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Trent Butt tells a packed courtroom about the night he killed daughter Quinn

Quinn Butt. - Facebook photo
Quinn Butt. - Facebook photo

First-degree murder trial has now concluded; lawyers to give closing arguments later this week

ST. JOHN'S, N.L. —

The first-degree murder trial of Trent Butt has wrapped up in St. John’s.

Butt, who has admitted to killing his five-year-old daughter Quinn at his home in Carbonear in 2016 but says he didn’t plan or intend to do it, was the first and only witness called to testify by defence lawyers Derek Hogan and Shanna Wicks.

Trent Butt speaks with Derek Hogan, one of his defence lawyers, as court adjourns for the day Monday afternoon.
Trent Butt speaks with Derek Hogan, one of his defence lawyers, as court adjourns for the day Monday afternoon.

The courtroom gallery was overflowing as Butt, 40, took the stand and told the room the day he killed his daughter had started off as an “ordinary day.” His father visited, he said, before he and Quinn played outside. Later, she took a bath while he made supper, and they watched a movie together.

Butt said he put Quinn to bed when she grew tired, and he then began to make notes in a day planner he kept on the advice of his lawyer, to keep track of his access to Quinn in the midst of a divorce from her mother, Andrea Gosse. He began “reliving the troubles of the past,” he said.

“I was crying, upset. I had a sense of hopelessness that no one was taking my side,” he told the court.”

“What do you recall after that?,” asked his lawyer, Derek Hogan.

“The next thing I knew, I was kneeling next to Quinn in the master bed. I tried to wake her. I gently shook but she wouldn’t wake up. At that point I realized she was gone,” Butt said. He said he didn’t call 911.

“I don’t remember doing anything to Quinn. I don’t know what happened. Once I thought about it, I concluded that I must have suffocated her. I felt overcome with grief, I was crying, I was sick to my stomach and felt like I was going to throw up.”

Upon cross-examination, prosecutor Lloyd Strickland pointed out Butt’s conclusion that he killed Quinn was a strange one.

“You didn’t think, I don’t know, that she could have choked or had an anaphylactic shock reaction to something? A typical parent wouldn’t come to the conclusion that they had killed their child,” Strickland said.

“There was no other explanation,” Butt replied.

Butt testified he had decided, once he realized Quinn was dead, to kill himself and set the home on fire. He wrote a 10-page note entitled “Final Words” and put it in his truck with some treasures belongings, he said. He then cut his neck - though he said he doesn’t remember doing it - doused his home in gasoline, cut his wrist and laid down in bed next to Quinn.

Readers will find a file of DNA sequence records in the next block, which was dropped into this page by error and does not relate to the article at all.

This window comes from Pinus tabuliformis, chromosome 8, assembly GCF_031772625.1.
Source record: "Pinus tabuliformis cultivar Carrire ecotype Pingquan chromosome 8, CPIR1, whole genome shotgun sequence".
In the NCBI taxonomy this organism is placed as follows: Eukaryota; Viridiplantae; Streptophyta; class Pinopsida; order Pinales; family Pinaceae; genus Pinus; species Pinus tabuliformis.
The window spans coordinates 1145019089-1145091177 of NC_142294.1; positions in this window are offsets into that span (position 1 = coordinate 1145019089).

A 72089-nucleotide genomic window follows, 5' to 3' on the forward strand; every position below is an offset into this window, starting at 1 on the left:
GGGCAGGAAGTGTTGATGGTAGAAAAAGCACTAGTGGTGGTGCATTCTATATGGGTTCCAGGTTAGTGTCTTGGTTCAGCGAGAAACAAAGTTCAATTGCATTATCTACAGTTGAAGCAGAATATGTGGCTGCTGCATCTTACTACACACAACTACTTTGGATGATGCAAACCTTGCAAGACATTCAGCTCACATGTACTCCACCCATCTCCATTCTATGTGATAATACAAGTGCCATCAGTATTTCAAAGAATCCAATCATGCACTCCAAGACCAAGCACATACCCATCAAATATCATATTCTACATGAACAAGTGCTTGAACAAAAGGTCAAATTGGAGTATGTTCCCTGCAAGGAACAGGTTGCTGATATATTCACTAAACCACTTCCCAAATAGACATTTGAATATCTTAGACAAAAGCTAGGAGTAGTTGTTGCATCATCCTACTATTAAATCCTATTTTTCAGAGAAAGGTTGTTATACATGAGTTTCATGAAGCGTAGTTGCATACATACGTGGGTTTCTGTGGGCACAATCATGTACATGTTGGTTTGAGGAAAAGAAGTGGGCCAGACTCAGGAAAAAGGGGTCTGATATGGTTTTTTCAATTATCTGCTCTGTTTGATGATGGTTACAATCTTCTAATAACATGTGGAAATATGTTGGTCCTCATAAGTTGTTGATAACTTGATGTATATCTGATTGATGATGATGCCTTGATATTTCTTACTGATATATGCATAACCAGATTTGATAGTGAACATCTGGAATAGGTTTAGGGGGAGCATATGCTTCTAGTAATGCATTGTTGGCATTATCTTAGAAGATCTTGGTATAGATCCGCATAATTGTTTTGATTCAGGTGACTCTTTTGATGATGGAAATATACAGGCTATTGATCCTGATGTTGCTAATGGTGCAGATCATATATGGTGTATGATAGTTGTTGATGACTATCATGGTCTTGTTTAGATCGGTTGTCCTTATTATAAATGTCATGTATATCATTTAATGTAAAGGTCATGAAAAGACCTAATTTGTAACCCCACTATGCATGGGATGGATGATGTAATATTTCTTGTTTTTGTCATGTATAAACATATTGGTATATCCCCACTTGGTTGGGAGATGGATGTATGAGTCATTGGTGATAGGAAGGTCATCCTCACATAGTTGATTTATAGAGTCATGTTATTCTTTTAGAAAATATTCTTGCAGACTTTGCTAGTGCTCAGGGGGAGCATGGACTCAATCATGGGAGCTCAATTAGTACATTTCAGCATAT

“I was kissing her on the forehead and telling her how much I loved her,” he told the court, crying. “I remember praying to God over and over for forgiveness and asking God to take us into Heaven. Then I guess I lost consciousness.”

There were tears from both sides of the courtroom as Butt spoke of his daughter’s final moments.

Butt wrote his “Final Words” note in this coiled notebook, which has been submitted as evidence in his murder trial. The residue of fingerprinting analysis performed on the book by the RCMP is visible.
Butt wrote his “Final Words” note in this coiled notebook, which has been submitted as evidence in his murder trial. The residue of fingerprinting analysis performed on the book by the RCMP is visible.

Hogan asked Butt about the “Final Words” note, in which Butt had spent much time describing his hatred and animosity towards his ex-wife and his despair over what he felt was a lack of access to Quinn. At one point in the letter he wrote, “Andrea, Quinn and I are dead because of you!”

“The allegation from the Crown is that you killed Quinn to punish Andrea. What’s your response to that?,” Hogan asked his client.

“No,” Butt replied. “If I wanted to do something to Andrea, I guess I could have, but I wouldn’t never have hurt Quinn (for that).”

“But the letter says ‘Quinn and I are dead because of you,’” Hogan pointed out.

“Yeah. A lot of that had to do with what I had been through with Andrea,” Butt responded. He earlier told the court he had been charged in 2014 with assaulting Gosse and had been banned from contacting her, which had frustrated his access to Quinn. The charges were dismissed the next year, he said.

On cross-examination, Strickland pointed out the neatness of Butt’s handwritten note and his attention to detail the night Quinn died, including his disconnection of the smoke detectors in his home before setting it on fire.

The Crown alleges Butt had devised a murder-suicide plot to kill Quinn and himself and then burn down the home in an effort to hurt Gosse. The defence alleges there was no planning or deliberation by Butt when it came to Quinn’s death. Both elements are necessary for a conviction of first-degree murder, but not for second-degree murder, which carries a lighter jail sentence.

Full story to follow.

Twitter: @tara_bradbury


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